Do I Need To Have a Valid Health And Safety Certificate for Builders’ Insurance?
Caeva O'Callaghan | March 11th, 2021
The world of health and safety can be a confusing one. But if your Builders insurer asks to see a valid health and safety certificate, are you legally obliged to provide one?
Yes. The law states that every business in Ireland must have a health and safety statement. Therefore, it is a prerequisite your builder’s insurance provider will insist on before you take out a policy. You will not be granted cover without one.
A health and safety certificate represents a commitment to the safety and health of yourself and others. It is a qualification that can be obtained from many course providers, including NEBOSH and CMI.
In this article, we’ll cover the following questions:
- What is a health and safety certificate?
- What is a health and safety statement?
- Why do I need a health and safety certificate for insurance?
In some cases, you may simply need a health and safety statement to be eligible for builders’ insurance. This will vary across providers.
What is a health and safety certificate?
A health and safety certificate is earned after completing a program, usually offered by technical or online colleges. The program focuses on actionable health, safety and risk management topics, including but not limited to the following:
- Identifying existing health and safety issues in your workplace
- Building effective health and safety management systems
- Creating risk management systems
- Reducing incidents in the workplace
- Conducting accident investigations
- Training and leading employees
The actual course specifics may vary, depending on the course you take and the school that’s offering the course.
A certificate is a qualification in health and safety. You may still need a current safety statement for your business in order to be eligible for builders’ insurance, but getting a health and safety qualification will prove to your insurer that you take health and safety matters seriously.
What is a health and safety statement?
The safety statement is a document which sets out how safety and health are managed wherever you work. In it, you need to:
Identify dangerous building activities and assess the risks – i.e. likelihood and severity – of someone becoming injured.
- Explain what safety measures have been put into place to protect your own safety, as well as that of your clients, employees, service providers, and members of the public
- Describe how safety will be managed and secured on your building site, and by whom
A health and safety statement is easy to prepare yourself. You can find several guides online on how to do so.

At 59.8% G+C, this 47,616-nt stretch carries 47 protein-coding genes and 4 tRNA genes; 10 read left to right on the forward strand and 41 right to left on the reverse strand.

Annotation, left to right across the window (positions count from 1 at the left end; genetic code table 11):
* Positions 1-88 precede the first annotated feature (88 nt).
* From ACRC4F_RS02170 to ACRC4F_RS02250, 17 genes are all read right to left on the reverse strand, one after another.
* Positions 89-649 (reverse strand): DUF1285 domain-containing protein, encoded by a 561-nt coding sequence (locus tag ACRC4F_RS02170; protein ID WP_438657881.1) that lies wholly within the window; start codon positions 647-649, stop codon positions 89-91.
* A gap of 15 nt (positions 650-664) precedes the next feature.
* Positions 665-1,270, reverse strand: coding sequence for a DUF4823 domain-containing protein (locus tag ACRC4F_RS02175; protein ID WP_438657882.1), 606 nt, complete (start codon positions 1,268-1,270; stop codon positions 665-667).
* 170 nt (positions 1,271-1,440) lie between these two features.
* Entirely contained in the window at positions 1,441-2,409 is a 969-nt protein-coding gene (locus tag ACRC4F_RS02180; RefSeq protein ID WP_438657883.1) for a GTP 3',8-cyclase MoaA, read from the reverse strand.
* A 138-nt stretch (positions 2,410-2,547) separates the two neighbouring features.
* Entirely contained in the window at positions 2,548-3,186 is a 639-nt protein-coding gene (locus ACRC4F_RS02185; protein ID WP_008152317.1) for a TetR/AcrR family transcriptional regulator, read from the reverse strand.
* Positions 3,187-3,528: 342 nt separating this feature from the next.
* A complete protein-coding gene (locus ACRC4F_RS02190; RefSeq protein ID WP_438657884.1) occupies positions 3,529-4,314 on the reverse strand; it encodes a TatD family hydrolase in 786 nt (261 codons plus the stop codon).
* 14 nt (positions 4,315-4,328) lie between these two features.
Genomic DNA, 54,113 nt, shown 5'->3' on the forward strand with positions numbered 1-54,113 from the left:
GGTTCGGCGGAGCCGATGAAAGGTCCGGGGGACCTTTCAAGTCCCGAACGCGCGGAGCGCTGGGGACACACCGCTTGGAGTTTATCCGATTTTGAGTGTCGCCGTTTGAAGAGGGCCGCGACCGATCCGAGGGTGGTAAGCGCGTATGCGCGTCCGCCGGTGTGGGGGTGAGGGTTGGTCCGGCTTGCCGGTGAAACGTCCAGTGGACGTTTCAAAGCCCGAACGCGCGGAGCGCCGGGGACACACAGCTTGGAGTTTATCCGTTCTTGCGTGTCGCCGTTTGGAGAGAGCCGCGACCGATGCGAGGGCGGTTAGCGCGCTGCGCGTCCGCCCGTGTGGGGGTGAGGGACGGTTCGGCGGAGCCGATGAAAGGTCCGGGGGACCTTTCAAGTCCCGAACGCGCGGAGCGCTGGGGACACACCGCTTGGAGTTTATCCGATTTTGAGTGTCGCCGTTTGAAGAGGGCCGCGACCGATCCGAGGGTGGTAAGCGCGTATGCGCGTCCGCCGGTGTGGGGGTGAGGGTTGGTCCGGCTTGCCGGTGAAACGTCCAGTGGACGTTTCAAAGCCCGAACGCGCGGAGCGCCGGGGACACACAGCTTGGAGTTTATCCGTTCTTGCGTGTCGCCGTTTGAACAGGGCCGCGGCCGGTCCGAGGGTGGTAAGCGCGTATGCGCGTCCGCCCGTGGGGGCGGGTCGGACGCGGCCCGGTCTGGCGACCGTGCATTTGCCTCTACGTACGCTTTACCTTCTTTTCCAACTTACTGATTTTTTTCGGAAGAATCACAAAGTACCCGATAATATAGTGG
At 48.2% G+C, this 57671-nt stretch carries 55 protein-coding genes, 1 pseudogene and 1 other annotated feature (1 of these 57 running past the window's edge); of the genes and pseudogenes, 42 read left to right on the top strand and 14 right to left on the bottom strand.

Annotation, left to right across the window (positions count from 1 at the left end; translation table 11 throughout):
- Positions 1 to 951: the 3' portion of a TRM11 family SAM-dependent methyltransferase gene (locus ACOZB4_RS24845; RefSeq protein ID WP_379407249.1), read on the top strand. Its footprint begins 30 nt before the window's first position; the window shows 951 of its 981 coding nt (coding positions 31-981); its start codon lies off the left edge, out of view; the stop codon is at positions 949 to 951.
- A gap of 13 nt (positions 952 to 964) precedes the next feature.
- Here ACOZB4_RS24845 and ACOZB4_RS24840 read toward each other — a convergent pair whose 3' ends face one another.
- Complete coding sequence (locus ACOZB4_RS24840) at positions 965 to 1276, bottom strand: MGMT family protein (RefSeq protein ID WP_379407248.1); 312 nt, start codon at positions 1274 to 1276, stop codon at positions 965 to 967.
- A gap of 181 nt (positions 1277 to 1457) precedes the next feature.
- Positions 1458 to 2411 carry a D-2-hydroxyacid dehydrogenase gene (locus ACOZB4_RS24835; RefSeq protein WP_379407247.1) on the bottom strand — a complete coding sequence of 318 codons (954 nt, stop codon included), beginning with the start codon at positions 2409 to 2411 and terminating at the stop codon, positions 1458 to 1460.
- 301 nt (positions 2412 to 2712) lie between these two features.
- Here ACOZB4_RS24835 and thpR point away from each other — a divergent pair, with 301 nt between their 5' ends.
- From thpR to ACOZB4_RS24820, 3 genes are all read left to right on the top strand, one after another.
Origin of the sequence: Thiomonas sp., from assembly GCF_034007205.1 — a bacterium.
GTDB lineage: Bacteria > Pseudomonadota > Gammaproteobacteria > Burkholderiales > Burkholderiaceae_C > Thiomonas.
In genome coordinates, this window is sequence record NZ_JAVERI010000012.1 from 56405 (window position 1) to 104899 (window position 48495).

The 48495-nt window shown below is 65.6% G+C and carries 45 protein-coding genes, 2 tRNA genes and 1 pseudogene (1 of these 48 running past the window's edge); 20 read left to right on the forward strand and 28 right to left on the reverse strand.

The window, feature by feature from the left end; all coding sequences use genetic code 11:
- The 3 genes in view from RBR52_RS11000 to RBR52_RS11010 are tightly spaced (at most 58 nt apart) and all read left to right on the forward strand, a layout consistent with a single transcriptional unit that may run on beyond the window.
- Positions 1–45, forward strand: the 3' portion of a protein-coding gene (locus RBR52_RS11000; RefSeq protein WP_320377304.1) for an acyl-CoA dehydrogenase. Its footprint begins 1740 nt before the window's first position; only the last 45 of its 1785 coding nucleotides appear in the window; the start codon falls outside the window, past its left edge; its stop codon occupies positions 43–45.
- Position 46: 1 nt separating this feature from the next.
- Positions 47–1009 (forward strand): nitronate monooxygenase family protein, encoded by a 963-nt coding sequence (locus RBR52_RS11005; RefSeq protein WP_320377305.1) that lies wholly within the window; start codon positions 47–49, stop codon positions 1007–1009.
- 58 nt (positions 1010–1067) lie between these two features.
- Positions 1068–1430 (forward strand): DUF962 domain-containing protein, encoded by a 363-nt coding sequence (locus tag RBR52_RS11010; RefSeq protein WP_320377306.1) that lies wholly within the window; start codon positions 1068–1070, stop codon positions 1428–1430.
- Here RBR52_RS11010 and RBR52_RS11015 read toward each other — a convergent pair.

A risk assessment is different. If you are asked to complete a risk assessment, you need to take into account all the hazards on your building site, as well as the potential impact on anyone involved if something goes wrong. You can find out more about completing risk assessments, as well as a template risk assessment to fill out, on the Health and Safety Authority (HSA) website.
When filling out the risk assessment, you need to include vital information for emergency contacts such as doctors, vets and police as well as priests and ministers. You’ll also need to promise that your machinery is operational and all safety measures have been put in place. For example, you will have to state that all electrical equipment is in full working order.
This risk assessment will not cover you for dishonesty. If you have stated that you have safety precautions in place and a tragedy happens because you did not, your claim may be invalid.
Why do I need a health and safety certificate for insurance?
Demonstrating you take an active interest in promoting health and safety will tell your insurance that you take the many risks present on a building site seriously. This lets them know you aren’t likely to make a frivolous claim or recklessly endanger yourself or others, and won’t likely cost them much money.
If you are buying a policy that does not ask for a health and safety certificate, health and safety statement or even a simple risk assessment prior to going on cover, then you should ask yourself if this is the kind of insurer you want to be dealing with.
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All Information in this post is accurate as of the date of publishing.